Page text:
Alleges two of its 'officers' failed in their fiduciary duties.
Business and legal trials confront Deyaar
Problems abound for Deyaar Development, and investors are suffering as a result. The company has alleged in court documents that two of its "senior officers" failed in their fiduciary duties in a deal involving the purchase of Sky Gardens, a building near the Dubai International Financial Centre (DIFC). Whatever the outcome of the case, the investment in question could result in a write-down for the developer.
The contested investment in Sky Gardens was made at the peak of the property market in late 2008, when prices were as much as 50 per cent higher than they are today. In its second-quarter financial statements, Deyaar said its total exposure to Sky Gardens was Dh372.1 million and that it was "confident" it could recover the funds. Deyaar also said last week it was planning to abandon its Flamingo Creek development because it did not believe the master developer, Sama Dubai, would complete the infrastructure. The project was bought for Dh372m in 2008, but construction has not advanced.
Another issue is that the company has not commented publicly on its future strategy since the departure of three executives, including Markus Giebel, the chief executive. Mr Giebel, who took the helm in late 2008, was one of the first developers to craft a proactive strategy to deal with the financial crisis by reducing prices, consolidating speculators into fewer investments and creating a distressed-asset fund to hold on to apartments that could not be resold in the depressed market. The status of those plans has been in limbo since Mr Giebel's exit, and the new acting chief executive, Saeed al Qatami, has made no comment on his strategy.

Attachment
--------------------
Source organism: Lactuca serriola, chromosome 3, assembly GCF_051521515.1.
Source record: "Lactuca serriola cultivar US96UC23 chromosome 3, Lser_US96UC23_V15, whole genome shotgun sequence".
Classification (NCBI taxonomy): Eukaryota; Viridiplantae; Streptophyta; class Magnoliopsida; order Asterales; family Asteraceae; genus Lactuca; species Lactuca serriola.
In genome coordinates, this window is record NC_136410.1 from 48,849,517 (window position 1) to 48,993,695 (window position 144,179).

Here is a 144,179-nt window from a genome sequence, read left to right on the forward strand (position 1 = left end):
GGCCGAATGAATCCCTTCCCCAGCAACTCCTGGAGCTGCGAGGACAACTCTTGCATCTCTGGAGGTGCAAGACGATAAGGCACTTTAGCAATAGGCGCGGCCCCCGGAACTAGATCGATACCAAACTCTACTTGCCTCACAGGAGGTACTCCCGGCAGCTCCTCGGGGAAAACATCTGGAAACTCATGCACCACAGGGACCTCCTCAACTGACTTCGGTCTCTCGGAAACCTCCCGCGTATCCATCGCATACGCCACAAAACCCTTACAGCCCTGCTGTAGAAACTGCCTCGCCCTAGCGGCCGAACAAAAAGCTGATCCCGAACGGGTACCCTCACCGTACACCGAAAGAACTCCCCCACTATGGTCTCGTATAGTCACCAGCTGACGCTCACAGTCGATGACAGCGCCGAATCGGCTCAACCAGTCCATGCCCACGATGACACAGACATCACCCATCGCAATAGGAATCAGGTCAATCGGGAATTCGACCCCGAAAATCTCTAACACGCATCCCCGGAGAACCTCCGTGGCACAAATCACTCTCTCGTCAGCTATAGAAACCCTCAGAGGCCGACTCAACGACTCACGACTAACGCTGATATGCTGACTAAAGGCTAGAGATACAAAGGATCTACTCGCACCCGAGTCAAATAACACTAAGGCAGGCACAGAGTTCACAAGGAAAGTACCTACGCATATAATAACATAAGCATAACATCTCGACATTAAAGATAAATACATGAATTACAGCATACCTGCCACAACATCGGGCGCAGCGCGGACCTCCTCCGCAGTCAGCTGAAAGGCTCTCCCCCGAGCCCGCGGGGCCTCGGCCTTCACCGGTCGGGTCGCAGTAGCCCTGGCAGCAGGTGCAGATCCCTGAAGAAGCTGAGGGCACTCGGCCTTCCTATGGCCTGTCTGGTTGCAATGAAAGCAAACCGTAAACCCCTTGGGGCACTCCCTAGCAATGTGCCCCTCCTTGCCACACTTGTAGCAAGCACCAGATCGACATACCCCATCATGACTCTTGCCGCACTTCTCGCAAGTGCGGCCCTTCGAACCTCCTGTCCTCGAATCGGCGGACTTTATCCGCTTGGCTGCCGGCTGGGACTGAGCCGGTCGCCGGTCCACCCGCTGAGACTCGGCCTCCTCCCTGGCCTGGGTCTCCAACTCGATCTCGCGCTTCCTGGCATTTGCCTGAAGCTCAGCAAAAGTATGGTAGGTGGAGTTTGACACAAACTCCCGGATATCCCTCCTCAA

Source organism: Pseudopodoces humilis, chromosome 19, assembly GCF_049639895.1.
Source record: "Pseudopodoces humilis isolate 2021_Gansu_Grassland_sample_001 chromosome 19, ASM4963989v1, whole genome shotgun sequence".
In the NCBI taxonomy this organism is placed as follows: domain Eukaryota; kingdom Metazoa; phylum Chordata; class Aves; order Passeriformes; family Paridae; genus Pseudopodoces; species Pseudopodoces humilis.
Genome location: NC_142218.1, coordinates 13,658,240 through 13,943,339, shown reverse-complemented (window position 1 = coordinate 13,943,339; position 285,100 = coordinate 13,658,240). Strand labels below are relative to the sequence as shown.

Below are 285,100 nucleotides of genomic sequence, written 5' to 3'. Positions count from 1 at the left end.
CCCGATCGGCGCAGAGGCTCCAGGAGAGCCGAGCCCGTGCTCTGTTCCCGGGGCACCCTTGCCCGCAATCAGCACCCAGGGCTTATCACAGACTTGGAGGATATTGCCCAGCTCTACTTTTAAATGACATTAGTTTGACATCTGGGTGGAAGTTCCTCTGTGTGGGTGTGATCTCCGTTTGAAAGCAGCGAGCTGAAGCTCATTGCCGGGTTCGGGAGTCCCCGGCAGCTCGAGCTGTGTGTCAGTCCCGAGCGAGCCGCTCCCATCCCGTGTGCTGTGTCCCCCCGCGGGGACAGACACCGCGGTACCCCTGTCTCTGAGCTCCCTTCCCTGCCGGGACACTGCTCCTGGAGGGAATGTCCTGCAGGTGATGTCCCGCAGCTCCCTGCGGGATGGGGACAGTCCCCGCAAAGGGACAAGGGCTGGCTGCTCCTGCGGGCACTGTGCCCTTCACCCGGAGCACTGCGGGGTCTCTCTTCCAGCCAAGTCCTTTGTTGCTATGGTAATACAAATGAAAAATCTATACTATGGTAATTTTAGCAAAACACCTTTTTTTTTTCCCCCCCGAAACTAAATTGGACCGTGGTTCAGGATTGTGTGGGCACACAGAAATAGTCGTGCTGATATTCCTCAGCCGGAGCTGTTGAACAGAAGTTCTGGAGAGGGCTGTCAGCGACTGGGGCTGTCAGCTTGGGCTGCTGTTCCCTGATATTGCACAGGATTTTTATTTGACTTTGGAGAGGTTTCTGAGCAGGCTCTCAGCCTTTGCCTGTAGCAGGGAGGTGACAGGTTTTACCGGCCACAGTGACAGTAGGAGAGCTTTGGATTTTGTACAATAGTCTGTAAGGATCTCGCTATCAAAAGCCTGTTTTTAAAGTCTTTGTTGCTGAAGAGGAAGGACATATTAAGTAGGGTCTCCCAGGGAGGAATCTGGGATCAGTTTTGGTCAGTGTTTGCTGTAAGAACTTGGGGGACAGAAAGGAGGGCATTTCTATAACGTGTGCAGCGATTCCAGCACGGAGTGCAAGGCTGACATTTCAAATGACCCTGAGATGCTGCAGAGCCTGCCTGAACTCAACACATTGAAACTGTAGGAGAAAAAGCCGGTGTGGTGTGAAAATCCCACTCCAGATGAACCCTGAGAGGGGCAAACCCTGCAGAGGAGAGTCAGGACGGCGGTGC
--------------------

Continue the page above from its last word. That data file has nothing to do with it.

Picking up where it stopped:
Investors have been selling off Deyaar shares. The price has dropped 48.1 per cent this year. firstname.lastname@example.org